Jan. 30, 2003
By Josh Griffin
The Santa Clara
Basketball coaching legend Al McGuire once said, "The best thing about freshmen is that they become sophomores." Of course, McGuire was not familiar with Santa Clara sophomore Francisco Zepponi, who began his Bronco career with a bang in his first season on the Mission Campus.
Zepponi set a school record for singles victories, finishing with a 30-8 overall record. Playing in the No. 5 singles position, he helped the team equal its highest ever national ranking at 57th. Life could not have been better for the first year college student from nearby Pleasanton, Calif., as he adjusted to life at a school with high academic standards and an up-and-coming tennis program.
By the middle of the season, his father, Roy Zepponi, had been in and out of the hospital with what doctors suspected to be kidney and bladder stones. The only hitch was that his father was not improving, and the doctors had no answer to the problems.
Roy began missing his son's matches, both home and away, which began to take a toll on his only son.
"The first road trip that he couldn't go to in the season was Fresno State, and I just wasn't in the match mentally," recalled Zepponi. "I could have cared less if we won or lost, and it was one of our biggest matches of the year. I went out and lost 2-1, and just didn't feel like there was anything there to fight for."
His father was able to make it to the West Coast Conference tennis tournament, where Francisco won his 30th and final game of the season against the University of San Diego. Francisco's 30th win of his freshman season would, however, be the last time that Roy would ever see his son play tennis.
Roy Zepponi passed away right after the end of the season in May, giving into undetected pancreatic cancer that had spread to his stomach and back.
"He was the person that I always looked for on the sidelines," said Zepponi. "I could be winning a match, or losing 5-0, 40-love in the second set, and I could look over to him and I could see that he's always there supporting me and I know that he doesn't care if I win or lose. It was a leaning post for me when I played."
Coaches and teammates agree that Zepponi has handled the emotions of losing his father, friend and biggest fan with grace and maturity.
"Having his father pass away was a tough thing for him, and a tough thing for his family," said first-year Head Coach George Husack. "The tough part was losing the friendship of his father. I think over the summer, he questioned whether he liked playing tennis or being around it, which his father was a big part of, now that his father wasn't there."
Zepponi has not only acknowledged his commitment to the game of tennis and his teammates at Santa Clara, but has also vaulted from the No. 5 singles roster spot to No. 2 singles. Part of this is due to the departures of freshman Chris Lam and sophomore Michael Duong, who both transferred after the 2002 season, as well as the graduation of senior Victor Carmago. However, Zepponi's impressive freshman campaign and his off-season development have made him a legitimate force as a No. 2 singles player.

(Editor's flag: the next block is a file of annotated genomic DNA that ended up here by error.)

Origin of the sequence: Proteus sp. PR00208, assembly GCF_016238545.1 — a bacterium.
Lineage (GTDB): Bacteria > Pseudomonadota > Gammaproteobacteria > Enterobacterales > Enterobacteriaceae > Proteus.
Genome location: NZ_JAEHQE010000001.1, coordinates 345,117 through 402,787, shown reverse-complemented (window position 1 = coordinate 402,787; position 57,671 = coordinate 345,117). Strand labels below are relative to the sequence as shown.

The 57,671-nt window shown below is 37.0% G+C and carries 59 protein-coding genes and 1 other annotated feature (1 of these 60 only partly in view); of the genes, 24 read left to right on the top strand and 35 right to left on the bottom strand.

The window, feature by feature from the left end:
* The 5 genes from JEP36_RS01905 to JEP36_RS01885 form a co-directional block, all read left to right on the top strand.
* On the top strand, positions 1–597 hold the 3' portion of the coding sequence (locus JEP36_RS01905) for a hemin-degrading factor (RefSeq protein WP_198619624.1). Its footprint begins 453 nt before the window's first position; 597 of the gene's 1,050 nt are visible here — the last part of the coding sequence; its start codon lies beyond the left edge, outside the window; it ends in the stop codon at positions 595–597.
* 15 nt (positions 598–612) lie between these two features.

While Zepponi's credentials are unquestioned, the jump from No. 5 to No. 2 is no small order for any player, considering that he will regularly be facing nationally ranked singles players.
"It's definitely going to be a big transition for him," said Husack. "He wants to play number two, and he's earned that right. He can hang with any player in the country, but for him to win matches, he's going to have to change his game plan - not a lot, but a little bit from last year."
Last season, Zepponi was asked by the coaches to take more chances on the court, forcing the action against his opposition. As he steps up to the higher level, he is realizing that he can no longer expect to overpower his opponents.
"He is finding guys at this level are able to fend off his shots, whereas last year the competition he faced could not handle his shots on a consistent basis," said Assistant Coach Brett Masi.
Zepponi began the season by defeating Kevin Casey of Division III UC-Santa Cruz in straight sets, 6-2, 6-3. He lost two matches last weekend at No. 61 Arizona and No. 41 Arizona State, by scores of 6-2, 6-4 and 6-1, 6-0 respectively. After some slight adjustments in his game, his coaches expect him to defeat the opponent's No. 2 players.
"He even admitted that [playing No. 2] would be rougher," said Masi. "He can do it, but it's a matter of him making the adjustments."
His ascension to No. 2 singles will also require him to take on a higher leadership role, after the departure of three of the team's top singles players from last year.
"Last year, I didn't have a leadership role because I wasn't a captain," said Zepponi. "I think I lead by example as I prepared for every single match. This year, playing two, I'm going to be playing a totally different caliber of player, and I'm expected to stay in every single match and still keep fighting like I did last year. So, I think it does bring a leadership role. They don't want to see one of their top two players down and all disappointed."
Husack has little doubt about the leadership abilities of his rising sophomore, noting that he received votes to be a team captain, an honor not often bestowed upon underclassmen.
"He leads by example, but he's not afraid to speak his mind," said Husack. "When we had votes for team captain this year, he received several votes, so guys recognize his leadership. Beyond the fact that he leads by example, he is very supportive of everyone else."
Should Zepponi reach the potential that he has demonstrated, he may in fact prove McGuire's thesis to be true.